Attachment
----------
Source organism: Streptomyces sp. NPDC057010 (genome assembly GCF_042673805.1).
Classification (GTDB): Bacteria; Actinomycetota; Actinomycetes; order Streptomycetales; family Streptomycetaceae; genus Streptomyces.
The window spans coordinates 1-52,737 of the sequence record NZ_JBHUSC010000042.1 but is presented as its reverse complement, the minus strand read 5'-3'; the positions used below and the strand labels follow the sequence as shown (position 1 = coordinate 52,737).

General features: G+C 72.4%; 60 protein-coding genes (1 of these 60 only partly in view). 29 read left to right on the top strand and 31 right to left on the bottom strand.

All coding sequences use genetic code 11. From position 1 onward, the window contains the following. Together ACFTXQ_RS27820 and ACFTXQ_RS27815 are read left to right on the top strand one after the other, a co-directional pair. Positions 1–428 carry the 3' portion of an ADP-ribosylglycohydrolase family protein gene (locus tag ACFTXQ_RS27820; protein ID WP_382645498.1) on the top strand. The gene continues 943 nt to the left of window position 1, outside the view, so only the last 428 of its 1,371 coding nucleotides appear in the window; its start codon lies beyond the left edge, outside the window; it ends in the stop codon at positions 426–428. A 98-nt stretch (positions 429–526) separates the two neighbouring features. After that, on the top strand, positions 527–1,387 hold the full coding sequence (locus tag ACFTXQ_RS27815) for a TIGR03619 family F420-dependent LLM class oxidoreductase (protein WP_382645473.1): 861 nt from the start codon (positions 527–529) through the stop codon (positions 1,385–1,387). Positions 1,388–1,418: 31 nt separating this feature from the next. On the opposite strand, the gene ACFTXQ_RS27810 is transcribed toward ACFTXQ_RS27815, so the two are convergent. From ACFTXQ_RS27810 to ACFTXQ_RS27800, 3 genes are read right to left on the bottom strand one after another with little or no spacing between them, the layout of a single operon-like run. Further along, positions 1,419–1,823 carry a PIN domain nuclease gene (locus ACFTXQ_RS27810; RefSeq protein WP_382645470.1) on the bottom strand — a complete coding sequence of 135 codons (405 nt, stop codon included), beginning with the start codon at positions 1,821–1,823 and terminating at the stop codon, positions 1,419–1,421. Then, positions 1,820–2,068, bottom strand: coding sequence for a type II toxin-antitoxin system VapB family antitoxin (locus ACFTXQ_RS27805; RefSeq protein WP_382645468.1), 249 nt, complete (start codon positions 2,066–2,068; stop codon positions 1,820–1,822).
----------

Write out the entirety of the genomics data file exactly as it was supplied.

Source organism: Streptomyces sp. NPDC057010 (genome assembly GCF_042673805.1).
Classification (GTDB): Bacteria; Actinomycetota; Actinomycetes; order Streptomycetales; family Streptomycetaceae; genus Streptomyces.
The window spans coordinates 1-52,737 of the sequence record NZ_JBHUSC010000042.1 but is presented as its reverse complement, the minus strand read 5'-3'; the positions used below and the strand labels follow the sequence as shown (position 1 = coordinate 52,737).

General features: G+C 72.4%; 60 protein-coding genes (1 of these 60 only partly in view). 29 read left to right on the top strand and 31 right to left on the bottom strand.

All coding sequences use genetic code 11. From position 1 onward, the window contains the following. Together ACFTXQ_RS27820 and ACFTXQ_RS27815 are read left to right on the top strand one after the other, a co-directional pair. Positions 1–428 carry the 3' portion of an ADP-ribosylglycohydrolase family protein gene (locus tag ACFTXQ_RS27820; protein ID WP_382645498.1) on the top strand. The gene continues 943 nt to the left of window position 1, outside the view, so only the last 428 of its 1,371 coding nucleotides appear in the window; its start codon lies beyond the left edge, outside the window; it ends in the stop codon at positions 426–428. A 98-nt stretch (positions 429–526) separates the two neighbouring features. After that, on the top strand, positions 527–1,387 hold the full coding sequence (locus tag ACFTXQ_RS27815) for a TIGR03619 family F420-dependent LLM class oxidoreductase (protein WP_382645473.1): 861 nt from the start codon (positions 527–529) through the stop codon (positions 1,385–1,387). Positions 1,388–1,418: 31 nt separating this feature from the next. On the opposite strand, the gene ACFTXQ_RS27810 is transcribed toward ACFTXQ_RS27815, so the two are convergent. From ACFTXQ_RS27810 to ACFTXQ_RS27800, 3 genes are read right to left on the bottom strand one after another with little or no spacing between them, the layout of a single operon-like run. Further along, positions 1,419–1,823 carry a PIN domain nuclease gene (locus ACFTXQ_RS27810; RefSeq protein WP_382645470.1) on the bottom strand — a complete coding sequence of 135 codons (405 nt, stop codon included), beginning with the start codon at positions 1,821–1,823 and terminating at the stop codon, positions 1,419–1,421. Then, positions 1,820–2,068, bottom strand: coding sequence for a type II toxin-antitoxin system VapB family antitoxin (locus ACFTXQ_RS27805; RefSeq protein WP_382645468.1), 249 nt, complete (start codon positions 2,066–2,068; stop codon positions 1,820–1,822).